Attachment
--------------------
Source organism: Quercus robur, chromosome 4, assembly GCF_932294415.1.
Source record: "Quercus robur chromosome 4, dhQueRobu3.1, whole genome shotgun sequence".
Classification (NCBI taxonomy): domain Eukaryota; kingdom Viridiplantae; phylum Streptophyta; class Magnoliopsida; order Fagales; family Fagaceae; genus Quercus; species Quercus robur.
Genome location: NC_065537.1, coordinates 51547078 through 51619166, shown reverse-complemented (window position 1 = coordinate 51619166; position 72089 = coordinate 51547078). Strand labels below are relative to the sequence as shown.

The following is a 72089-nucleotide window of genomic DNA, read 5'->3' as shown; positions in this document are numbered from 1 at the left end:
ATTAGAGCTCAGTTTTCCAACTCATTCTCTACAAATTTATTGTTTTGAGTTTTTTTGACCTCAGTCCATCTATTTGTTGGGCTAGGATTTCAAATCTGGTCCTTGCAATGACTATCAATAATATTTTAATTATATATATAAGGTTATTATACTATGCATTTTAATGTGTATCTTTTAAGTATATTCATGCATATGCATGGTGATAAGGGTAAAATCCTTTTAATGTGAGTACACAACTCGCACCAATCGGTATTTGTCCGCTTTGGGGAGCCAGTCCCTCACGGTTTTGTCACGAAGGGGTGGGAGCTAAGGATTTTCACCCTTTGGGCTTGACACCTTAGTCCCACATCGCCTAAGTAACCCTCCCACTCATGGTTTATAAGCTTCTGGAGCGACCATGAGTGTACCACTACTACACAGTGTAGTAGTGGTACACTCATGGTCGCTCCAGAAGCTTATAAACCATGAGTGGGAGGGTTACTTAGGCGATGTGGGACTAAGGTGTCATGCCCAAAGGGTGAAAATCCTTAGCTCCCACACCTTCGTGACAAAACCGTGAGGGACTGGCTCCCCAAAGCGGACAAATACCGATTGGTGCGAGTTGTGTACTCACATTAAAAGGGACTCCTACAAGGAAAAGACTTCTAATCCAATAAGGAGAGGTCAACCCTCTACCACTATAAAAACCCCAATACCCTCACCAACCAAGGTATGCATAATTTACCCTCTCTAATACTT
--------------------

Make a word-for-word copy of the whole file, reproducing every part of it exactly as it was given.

Source organism: Quercus robur, chromosome 4, assembly GCF_932294415.1.
Source record: "Quercus robur chromosome 4, dhQueRobu3.1, whole genome shotgun sequence".
Classification (NCBI taxonomy): domain Eukaryota; kingdom Viridiplantae; phylum Streptophyta; class Magnoliopsida; order Fagales; family Fagaceae; genus Quercus; species Quercus robur.
Genome location: NC_065537.1, coordinates 51547078 through 51619166, shown reverse-complemented (window position 1 = coordinate 51619166; position 72089 = coordinate 51547078). Strand labels below are relative to the sequence as shown.

The following is a 72089-nucleotide window of genomic DNA, read 5'->3' as shown; positions in this document are numbered from 1 at the left end:
ATTAGAGCTCAGTTTTCCAACTCATTCTCTACAAATTTATTGTTTTGAGTTTTTTTGACCTCAGTCCATCTATTTGTTGGGCTAGGATTTCAAATCTGGTCCTTGCAATGACTATCAATAATATTTTAATTATATATATAAGGTTATTATACTATGCATTTTAATGTGTATCTTTTAAGTATATTCATGCATATGCATGGTGATAAGGGTAAAATCCTTTTAATGTGAGTACACAACTCGCACCAATCGGTATTTGTCCGCTTTGGGGAGCCAGTCCCTCACGGTTTTGTCACGAAGGGGTGGGAGCTAAGGATTTTCACCCTTTGGGCTTGACACCTTAGTCCCACATCGCCTAAGTAACCCTCCCACTCATGGTTTATAAGCTTCTGGAGCGACCATGAGTGTACCACTACTACACAGTGTAGTAGTGGTACACTCATGGTCGCTCCAGAAGCTTATAAACCATGAGTGGGAGGGTTACTTAGGCGATGTGGGACTAAGGTGTCATGCCCAAAGGGTGAAAATCCTTAGCTCCCACACCTTCGTGACAAAACCGTGAGGGACTGGCTCCCCAAAGCGGACAAATACCGATTGGTGCGAGTTGTGTACTCACATTAAAAGGGACTCCTACAAGGAAAAGACTTCTAATCCAATAAGGAGAGGTCAACCCTCTACCACTATAAAAACCCCAATACCCTCACCAACCAAGGTATGCATAATTTACCCTCTCTAATACTT